Replanning the City, Post-Modernism

Stockholm is seeking bids for a redesign of its city center, and the five plans in contention all seek to fix the damage wrought by modernist planning.
March 16, 2009, 2pm PDT | Tim Halbur
Share Tweet LinkedIn Email Comments

"Built in the mid-1930s, Slussen is a prime candidate for a re-examination of large-scale Modernist planning. Designed to link two sides of the historic city, its concrete entry ramps curl around a cylindrical office building before stretching over an underground bus terminal and the massive locks that regulate boat traffic between Lake Malaren and the Baltic Sea.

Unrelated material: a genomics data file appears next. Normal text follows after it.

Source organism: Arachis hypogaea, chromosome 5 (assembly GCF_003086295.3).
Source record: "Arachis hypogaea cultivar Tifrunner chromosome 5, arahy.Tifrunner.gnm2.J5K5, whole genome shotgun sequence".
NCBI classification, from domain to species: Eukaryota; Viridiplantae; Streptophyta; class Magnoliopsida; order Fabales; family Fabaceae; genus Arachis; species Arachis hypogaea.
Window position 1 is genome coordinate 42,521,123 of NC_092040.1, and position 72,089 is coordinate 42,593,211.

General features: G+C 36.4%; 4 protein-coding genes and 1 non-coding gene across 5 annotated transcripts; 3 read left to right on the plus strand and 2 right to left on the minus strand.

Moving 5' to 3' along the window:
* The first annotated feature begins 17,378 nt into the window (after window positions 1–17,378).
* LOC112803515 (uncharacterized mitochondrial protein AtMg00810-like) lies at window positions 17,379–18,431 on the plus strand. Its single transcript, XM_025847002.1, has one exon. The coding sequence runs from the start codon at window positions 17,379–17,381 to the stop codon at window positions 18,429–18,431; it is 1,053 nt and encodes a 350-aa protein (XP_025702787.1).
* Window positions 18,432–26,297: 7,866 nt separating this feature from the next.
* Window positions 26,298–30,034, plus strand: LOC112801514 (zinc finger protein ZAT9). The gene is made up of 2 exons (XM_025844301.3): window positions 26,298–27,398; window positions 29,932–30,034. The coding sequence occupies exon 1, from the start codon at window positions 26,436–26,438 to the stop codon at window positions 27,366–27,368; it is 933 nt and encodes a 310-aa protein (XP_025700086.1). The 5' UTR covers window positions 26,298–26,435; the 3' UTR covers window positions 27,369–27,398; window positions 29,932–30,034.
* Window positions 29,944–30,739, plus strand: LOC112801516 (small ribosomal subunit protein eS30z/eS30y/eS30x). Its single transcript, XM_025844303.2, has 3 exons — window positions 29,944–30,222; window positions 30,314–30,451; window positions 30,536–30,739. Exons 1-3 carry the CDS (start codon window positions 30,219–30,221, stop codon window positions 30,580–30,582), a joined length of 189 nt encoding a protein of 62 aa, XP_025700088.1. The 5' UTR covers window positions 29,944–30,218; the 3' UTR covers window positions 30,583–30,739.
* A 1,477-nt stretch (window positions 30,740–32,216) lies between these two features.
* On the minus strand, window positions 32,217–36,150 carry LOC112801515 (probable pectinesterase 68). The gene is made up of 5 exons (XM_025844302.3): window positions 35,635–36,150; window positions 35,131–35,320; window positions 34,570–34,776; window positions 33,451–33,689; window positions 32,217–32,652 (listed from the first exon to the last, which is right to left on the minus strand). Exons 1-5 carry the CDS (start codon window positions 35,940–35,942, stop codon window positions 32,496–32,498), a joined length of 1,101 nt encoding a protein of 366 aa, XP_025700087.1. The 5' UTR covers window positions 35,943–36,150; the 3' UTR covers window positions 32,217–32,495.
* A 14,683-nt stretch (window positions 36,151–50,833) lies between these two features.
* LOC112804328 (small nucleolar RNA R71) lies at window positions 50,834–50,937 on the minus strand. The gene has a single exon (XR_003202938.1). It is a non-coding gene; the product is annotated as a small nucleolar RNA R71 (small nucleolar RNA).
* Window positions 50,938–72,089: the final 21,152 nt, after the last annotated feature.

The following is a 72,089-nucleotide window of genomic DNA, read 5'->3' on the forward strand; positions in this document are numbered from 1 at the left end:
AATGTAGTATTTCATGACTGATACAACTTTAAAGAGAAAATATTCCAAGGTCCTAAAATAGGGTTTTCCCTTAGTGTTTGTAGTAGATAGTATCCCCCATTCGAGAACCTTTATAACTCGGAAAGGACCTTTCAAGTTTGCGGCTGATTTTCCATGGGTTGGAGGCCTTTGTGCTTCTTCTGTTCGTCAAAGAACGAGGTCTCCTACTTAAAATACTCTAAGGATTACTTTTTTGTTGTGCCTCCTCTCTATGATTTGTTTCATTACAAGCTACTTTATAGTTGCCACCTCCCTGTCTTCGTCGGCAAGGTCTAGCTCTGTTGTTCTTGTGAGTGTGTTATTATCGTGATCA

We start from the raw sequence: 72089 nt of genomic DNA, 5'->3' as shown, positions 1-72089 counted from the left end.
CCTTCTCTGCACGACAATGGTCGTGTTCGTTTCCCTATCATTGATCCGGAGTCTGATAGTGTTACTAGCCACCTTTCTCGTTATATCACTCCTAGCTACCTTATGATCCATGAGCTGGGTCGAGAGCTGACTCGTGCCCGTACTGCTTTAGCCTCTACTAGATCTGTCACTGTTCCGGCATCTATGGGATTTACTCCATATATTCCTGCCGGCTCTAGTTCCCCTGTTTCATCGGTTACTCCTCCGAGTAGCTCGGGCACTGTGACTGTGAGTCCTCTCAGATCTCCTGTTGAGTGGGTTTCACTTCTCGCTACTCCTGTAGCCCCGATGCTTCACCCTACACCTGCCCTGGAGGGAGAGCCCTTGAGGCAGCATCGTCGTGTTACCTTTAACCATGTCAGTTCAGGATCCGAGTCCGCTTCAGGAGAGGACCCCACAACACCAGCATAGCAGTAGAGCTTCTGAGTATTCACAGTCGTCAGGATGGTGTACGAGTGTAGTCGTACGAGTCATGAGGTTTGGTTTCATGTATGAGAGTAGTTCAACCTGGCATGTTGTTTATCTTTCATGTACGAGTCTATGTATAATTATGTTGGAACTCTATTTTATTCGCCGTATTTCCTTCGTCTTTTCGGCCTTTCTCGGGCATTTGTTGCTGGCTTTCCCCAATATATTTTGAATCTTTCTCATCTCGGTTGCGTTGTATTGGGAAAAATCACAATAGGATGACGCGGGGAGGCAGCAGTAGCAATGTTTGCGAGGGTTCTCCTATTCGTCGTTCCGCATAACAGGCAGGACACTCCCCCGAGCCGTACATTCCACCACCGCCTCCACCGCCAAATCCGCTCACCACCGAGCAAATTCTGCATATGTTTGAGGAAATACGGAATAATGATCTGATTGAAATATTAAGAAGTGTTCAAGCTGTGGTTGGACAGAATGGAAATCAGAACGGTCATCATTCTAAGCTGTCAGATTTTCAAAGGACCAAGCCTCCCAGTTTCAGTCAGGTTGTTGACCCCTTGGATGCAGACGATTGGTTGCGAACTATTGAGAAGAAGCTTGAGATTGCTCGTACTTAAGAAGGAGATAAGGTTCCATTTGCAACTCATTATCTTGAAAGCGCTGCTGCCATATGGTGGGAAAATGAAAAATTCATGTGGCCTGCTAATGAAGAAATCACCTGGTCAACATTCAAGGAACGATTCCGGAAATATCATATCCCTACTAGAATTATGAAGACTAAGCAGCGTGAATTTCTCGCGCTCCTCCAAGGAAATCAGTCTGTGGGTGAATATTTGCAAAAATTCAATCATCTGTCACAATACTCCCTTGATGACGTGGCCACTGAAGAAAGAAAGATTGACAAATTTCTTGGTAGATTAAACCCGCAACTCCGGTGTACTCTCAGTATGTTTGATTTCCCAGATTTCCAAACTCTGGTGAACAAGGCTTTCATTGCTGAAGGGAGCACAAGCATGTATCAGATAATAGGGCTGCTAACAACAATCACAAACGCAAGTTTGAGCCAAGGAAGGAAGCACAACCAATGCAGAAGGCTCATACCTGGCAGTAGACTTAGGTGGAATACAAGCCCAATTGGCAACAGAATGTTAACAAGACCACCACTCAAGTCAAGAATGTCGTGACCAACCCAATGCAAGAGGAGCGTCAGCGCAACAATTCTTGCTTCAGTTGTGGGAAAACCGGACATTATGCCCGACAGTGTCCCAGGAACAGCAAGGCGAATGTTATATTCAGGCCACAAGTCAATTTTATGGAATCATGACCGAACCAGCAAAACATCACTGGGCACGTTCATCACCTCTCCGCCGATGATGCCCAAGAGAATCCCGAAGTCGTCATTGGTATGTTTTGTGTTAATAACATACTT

In some ways the weaving of a mind-numbing range of transportation systems into a single integrated network made the project a tour de force. But the structure began to deteriorate decades ago, partly because of the poor quality of its concrete construction. Most planners regard it as a lesson in everything that was wrong with orthodox Modernism: endless swaths of barren concrete plazas and dank underpasses that seemed to invite midday muggings.

The competition encourages us to ponder those values with a fresh, unbiased eye. The most intriguing of the five designs can be separated more or less into two categories: those that try to bring clarity and order to the jumbled traffic systems, and those that seek to draw the bustling energy of the old city across the site."

Full Story:
Published on Sunday, March 15, 2009 in The New York Times
Share Tweet LinkedIn Email